• Flat Lick Elementary (PS-6)
    • Girdler Elementary (PS-6)
    • G.R. Hampton Elementary (PS-6)
    • Jesse D. Lay Elementary (PS-6)
    • Lynn Camp Elementary (PS-6)
    • Knox County Middle School (7-8)
    • Lynn Camp High School (7-12)
    • Knox Appalachian School (5-12)
    • Knox Central High School (9-12)
    • Knox County Learning Academy (9-12)
  • Barbourville Independent School District serves the city of Barbourville at a single campus with elementary and high school sections (PS-12).
  • Corbin Independent School District serves the entire city of Corbin, making it one of the few districts in Kentucky whose boundaries cross county lines. The following are schools are funded by the Corbin Independent School School District (grades served in parentheses):
    • Corbin Primary School (K-2)
    • Corbin Elementary (3-4)
    • Corbin Intermediate (5-6)
    • Corbin Middle School (7-8)
    • Corbin High School (9-12)

Higher education

Union College, a small Methodist-affiliated liberal arts college, is located in Barbourville.


See also


  1. 1.0 1.1 "State & County QuickFacts". United States Census Bureau. Retrieved March 8, 2014.<templatestyles src="Module:Citation/CS1/styles.css"></templatestyles>
  2. "Find a County". National Association of Counties. Retrieved 2011-06-07.<templatestyles src="Module:Citation/CS1/styles.css"></templatestyles>
  3. Noble, Jeff (February 15, 2012). "Corbin says 'Yes'". The Times-Tribune. Corbin, Kentucky. Retrieved April 17, 2012.<templatestyles src="Module:Citation/CS1/styles.css"></templatestyles>
  4. "Knox County". The Kentucky Encyclopedia. 2000. Retrieved August 22, 2014.<templatestyles src="Module:Citation/CS1/styles.css"></templatestyles>
  5. The Register of the Kentucky State Historical Society, Volume 1. Kentucky State Historical Society. 1903. p. 35.<templatestyles src="Module:Citation/CS1/styles.css"></templatestyles>
  6. Hogan, Roseann Reinemuth (1992). Kentucky Ancestry: A Guide to Genealogical and Historical Research. Ancestry Publishing. p. 264. Retrieved 26 July 2013.<templatestyles src="Module:Citation/CS1/styles.css"></templatestyles>
  7. "2010 Census Gazetteer Files". United States Census Bureau. August 22, 2012. Retrieved August 17, 2014.<templatestyles src="Module:Citation/CS1/styles.css"></templatestyles>
  8. "Annual Estimates of the Resident Population for Incorporated Places: April 1, 2010 to July 1, 2014". Retrieved June 4, 2015.<templatestyles src="Module:Citation/CS1/styles.css"></templatestyles>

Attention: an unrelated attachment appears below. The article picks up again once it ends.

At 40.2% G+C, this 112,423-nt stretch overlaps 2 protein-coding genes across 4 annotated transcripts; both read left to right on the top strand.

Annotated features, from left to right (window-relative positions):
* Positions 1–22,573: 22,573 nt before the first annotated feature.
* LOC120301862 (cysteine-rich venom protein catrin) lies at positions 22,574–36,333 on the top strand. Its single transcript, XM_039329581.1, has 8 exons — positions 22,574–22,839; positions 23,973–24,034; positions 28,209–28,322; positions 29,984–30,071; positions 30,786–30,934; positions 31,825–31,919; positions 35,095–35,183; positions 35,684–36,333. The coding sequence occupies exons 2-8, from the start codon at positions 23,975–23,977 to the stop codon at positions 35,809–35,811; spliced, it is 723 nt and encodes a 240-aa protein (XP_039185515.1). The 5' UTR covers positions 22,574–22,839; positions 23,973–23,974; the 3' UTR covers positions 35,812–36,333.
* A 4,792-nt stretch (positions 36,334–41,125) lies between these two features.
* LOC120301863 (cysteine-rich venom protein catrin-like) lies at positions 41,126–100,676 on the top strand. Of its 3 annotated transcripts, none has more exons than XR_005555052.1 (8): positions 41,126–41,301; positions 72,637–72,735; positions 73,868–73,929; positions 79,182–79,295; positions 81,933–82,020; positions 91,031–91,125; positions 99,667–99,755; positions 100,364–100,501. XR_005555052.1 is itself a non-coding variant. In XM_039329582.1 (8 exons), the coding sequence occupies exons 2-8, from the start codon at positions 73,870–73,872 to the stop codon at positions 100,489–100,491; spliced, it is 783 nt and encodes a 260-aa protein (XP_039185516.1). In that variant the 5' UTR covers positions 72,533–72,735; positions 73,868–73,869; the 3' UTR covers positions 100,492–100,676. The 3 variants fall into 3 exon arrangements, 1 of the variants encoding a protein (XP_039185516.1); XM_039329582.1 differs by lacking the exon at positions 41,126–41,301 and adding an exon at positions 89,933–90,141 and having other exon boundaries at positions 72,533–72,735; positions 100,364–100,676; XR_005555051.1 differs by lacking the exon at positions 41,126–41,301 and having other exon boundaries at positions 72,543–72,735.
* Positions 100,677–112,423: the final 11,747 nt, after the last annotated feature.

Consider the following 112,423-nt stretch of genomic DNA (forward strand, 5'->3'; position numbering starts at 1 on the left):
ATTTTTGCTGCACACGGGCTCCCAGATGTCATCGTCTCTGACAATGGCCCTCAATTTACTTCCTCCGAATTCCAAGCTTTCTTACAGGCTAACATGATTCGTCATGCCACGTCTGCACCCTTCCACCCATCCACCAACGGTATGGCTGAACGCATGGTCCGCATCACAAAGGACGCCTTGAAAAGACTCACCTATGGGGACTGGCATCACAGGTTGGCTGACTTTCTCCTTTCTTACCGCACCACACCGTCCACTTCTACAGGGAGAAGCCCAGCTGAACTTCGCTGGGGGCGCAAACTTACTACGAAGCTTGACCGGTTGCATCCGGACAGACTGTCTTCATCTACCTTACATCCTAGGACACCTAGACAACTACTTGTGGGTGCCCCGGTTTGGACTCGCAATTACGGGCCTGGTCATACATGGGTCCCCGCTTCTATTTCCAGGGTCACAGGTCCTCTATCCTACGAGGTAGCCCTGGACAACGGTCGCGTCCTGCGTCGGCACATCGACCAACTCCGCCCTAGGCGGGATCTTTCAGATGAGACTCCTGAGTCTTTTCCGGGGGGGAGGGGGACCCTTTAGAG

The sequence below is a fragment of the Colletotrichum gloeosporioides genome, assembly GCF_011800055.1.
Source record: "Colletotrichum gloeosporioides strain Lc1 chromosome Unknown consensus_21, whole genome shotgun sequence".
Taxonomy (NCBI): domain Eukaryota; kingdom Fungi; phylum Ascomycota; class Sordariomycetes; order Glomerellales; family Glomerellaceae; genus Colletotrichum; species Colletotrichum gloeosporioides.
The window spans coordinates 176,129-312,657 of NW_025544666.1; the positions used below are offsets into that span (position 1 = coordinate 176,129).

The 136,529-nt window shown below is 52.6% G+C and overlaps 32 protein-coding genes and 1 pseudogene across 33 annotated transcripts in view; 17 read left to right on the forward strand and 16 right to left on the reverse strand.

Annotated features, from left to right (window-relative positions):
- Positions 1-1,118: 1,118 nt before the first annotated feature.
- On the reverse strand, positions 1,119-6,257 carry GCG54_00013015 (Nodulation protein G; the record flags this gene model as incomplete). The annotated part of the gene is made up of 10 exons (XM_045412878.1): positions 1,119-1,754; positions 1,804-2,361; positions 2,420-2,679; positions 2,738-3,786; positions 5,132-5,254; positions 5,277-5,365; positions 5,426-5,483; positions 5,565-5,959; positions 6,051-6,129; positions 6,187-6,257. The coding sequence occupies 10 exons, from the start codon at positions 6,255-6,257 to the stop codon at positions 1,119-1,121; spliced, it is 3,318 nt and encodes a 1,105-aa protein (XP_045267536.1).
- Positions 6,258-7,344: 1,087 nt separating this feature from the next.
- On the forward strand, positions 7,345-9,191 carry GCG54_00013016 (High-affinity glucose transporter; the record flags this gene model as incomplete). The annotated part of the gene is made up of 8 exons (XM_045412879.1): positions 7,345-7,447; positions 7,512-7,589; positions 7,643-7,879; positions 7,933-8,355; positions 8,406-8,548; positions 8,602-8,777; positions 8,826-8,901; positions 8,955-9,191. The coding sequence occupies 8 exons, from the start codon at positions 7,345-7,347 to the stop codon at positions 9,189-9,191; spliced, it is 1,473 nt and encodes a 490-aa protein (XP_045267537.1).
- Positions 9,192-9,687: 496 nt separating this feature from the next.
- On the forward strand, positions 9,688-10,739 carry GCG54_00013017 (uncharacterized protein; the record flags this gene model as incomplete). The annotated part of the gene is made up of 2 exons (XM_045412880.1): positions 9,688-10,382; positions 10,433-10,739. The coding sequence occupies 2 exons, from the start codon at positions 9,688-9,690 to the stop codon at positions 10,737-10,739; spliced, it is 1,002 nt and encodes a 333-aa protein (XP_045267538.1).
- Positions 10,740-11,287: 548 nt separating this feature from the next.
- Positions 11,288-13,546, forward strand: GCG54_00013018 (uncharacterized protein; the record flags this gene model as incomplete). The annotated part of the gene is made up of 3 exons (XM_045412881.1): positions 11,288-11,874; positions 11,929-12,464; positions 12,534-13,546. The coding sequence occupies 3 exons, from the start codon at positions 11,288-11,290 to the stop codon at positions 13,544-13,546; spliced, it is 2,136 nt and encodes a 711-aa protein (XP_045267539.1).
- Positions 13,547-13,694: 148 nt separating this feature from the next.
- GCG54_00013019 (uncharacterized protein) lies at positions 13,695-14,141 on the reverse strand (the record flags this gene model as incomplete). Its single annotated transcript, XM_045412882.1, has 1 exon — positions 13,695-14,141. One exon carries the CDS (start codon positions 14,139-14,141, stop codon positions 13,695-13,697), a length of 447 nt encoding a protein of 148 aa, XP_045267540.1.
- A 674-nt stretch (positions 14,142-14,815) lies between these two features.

9. "U.S. Decennial Census". United States Census Bureau. Retrieved August 17, 2014.<templatestyles src="Module:Citation/CS1/styles.css"></templatestyles>
  10. "Historical Census Browser". University of Virginia Library. Retrieved August 17, 2014.<templatestyles src="Module:Citation/CS1/styles.css"></templatestyles>
  11. "Population of Counties by Decennial Census: 1900 to 1990". United States Census Bureau. Retrieved August 17, 2014.<templatestyles src="Module:Citation/CS1/styles.css"></templatestyles>
  12. "Census 2000 PHC-T-4. Ranking Tables for Counties: 1990 and 2000" (PDF). United States Census Bureau. Retrieved August 17, 2014.<templatestyles src="Module:Citation/CS1/styles.css"></templatestyles>
  13. "American FactFinder". United States Census Bureau. Retrieved 2008-01-31.<templatestyles src="Module:Citation/CS1/styles.css"></templatestyles>
  14. "Dave Leip's Atlas of U.S. Presidential Elections". Retrieved 2016-05-08.<templatestyles src="Module:Citation/CS1/styles.css"></templatestyles>

External links

  • The Kentucky Highlands Project
  • Bradley, Erwin S., Union College: A History, 1889-1954, Written in Commemoration of the Seventy-Fifth Anniversary of Its Founding (Barbourville, KY: Union College, 1954). Available online at: t
  • Decker, Elmer, "Knox County Kentucky History," manuscript by a local attorney during the 1930s and 1940s, containing much in the way of raw historical facts as well as documents, available online on the Bell County [KY] Public Libraries website
  • Fetterman, John, Stinking Creek: The Portrait of a Small Mountain Community in Appalachia (E. P. Dutton, 1967; reprint, Plume, 1970). Also available online on the Bell County [KY] Public Libraries website. See:
  • Marigold, W. Gordon and Erwin S. Bradley, Union College, 1879-1979 (Barbourville, KY: Union College, 1979).
  • Mills, Michael C., Barbourville and Knox County. Arcadia Publishing (August 2, 2000). Also available online at:
  • Mitchell, Charles Reed, ed., History and Families, Knox County, Kentucky, 1799-1994. With a History of Knox County, Kentucky by William Sherman Oxendine, Charles Reed Mitchell, and Ron Rosenstiel (Paducah, KY: Turner Pub. Co., 1994).
  • Warren, King Solomon, History of Knox County, Kentucky (Barbourville, KY: Daniel Boone Festival, 1976).